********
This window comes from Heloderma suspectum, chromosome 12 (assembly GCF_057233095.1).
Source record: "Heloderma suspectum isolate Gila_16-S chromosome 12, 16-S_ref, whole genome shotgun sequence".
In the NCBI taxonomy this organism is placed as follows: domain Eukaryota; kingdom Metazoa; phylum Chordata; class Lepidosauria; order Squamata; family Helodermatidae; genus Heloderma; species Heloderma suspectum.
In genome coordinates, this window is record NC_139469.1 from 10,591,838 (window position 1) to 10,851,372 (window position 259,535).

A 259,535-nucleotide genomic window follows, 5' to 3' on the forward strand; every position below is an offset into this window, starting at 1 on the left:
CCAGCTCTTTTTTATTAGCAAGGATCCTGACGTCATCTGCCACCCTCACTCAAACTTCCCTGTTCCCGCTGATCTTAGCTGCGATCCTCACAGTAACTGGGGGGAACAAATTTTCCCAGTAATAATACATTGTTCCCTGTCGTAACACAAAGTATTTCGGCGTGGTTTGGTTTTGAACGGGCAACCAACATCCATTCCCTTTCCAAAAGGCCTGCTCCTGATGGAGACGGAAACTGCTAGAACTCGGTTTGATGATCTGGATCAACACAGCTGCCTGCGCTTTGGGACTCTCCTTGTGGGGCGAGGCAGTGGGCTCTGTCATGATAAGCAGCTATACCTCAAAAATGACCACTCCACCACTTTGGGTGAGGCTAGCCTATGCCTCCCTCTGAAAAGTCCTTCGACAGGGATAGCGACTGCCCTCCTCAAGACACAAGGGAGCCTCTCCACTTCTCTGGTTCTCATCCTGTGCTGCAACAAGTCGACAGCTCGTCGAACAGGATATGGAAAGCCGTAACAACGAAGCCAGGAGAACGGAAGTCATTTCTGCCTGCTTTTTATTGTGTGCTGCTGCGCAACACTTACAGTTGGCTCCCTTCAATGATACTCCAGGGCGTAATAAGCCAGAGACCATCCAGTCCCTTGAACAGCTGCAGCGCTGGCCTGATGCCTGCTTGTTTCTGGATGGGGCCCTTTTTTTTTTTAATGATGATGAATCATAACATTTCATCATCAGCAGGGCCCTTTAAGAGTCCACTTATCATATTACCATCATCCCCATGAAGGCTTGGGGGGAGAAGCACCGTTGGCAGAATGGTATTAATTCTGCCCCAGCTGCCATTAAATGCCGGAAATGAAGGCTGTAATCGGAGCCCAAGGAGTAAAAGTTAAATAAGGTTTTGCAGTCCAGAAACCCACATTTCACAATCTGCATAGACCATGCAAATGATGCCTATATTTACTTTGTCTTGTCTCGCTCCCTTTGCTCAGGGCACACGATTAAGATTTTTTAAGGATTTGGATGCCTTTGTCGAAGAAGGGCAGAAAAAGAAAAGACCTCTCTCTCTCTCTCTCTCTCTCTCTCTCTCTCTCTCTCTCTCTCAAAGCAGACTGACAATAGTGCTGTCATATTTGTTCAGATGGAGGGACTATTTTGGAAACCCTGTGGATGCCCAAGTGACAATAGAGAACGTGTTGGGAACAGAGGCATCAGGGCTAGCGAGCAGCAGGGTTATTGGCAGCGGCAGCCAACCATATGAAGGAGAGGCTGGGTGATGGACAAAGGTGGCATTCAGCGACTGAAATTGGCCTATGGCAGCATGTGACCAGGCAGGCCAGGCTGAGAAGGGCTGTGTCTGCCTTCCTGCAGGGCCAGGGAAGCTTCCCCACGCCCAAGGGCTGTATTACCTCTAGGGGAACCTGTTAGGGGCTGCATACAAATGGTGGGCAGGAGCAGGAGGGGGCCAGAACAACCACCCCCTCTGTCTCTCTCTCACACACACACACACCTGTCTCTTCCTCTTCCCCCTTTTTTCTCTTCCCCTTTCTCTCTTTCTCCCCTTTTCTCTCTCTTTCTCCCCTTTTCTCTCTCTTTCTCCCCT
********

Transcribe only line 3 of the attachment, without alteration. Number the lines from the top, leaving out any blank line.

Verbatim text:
In the NCBI taxonomy this organism is placed as follows: domain Eukaryota; kingdom Metazoa; phylum Chordata; class Lepidosauria; order Squamata; family Helodermatidae; genus Heloderma; species Heloderma suspectum.